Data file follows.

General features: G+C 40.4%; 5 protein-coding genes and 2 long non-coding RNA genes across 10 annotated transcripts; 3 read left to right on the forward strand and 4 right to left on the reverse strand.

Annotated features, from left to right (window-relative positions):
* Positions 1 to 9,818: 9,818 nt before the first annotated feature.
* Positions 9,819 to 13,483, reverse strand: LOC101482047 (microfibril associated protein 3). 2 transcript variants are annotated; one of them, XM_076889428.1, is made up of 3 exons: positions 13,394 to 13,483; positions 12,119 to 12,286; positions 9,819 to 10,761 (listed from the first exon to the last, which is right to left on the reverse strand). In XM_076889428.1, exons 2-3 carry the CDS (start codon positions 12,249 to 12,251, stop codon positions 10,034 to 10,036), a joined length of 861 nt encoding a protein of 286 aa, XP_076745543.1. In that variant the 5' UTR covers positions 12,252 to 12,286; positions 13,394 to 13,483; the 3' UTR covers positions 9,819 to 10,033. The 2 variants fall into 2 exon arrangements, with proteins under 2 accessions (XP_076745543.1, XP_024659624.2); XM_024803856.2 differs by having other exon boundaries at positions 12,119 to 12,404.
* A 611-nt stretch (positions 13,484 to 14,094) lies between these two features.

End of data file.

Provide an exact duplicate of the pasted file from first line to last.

General features: G+C 40.4%; 5 protein-coding genes and 2 long non-coding RNA genes across 10 annotated transcripts; 3 read left to right on the forward strand and 4 right to left on the reverse strand.

Annotated features, from left to right (window-relative positions):
* Positions 1 to 9,818: 9,818 nt before the first annotated feature.
* Positions 9,819 to 13,483, reverse strand: LOC101482047 (microfibril associated protein 3). 2 transcript variants are annotated; one of them, XM_076889428.1, is made up of 3 exons: positions 13,394 to 13,483; positions 12,119 to 12,286; positions 9,819 to 10,761 (listed from the first exon to the last, which is right to left on the reverse strand). In XM_076889428.1, exons 2-3 carry the CDS (start codon positions 12,249 to 12,251, stop codon positions 10,034 to 10,036), a joined length of 861 nt encoding a protein of 286 aa, XP_076745543.1. In that variant the 5' UTR covers positions 12,252 to 12,286; positions 13,394 to 13,483; the 3' UTR covers positions 9,819 to 10,033. The 2 variants fall into 2 exon arrangements, with proteins under 2 accessions (XP_076745543.1, XP_024659624.2); XM_024803856.2 differs by having other exon boundaries at positions 12,119 to 12,404.
* A 611-nt stretch (positions 13,484 to 14,094) lies between these two features.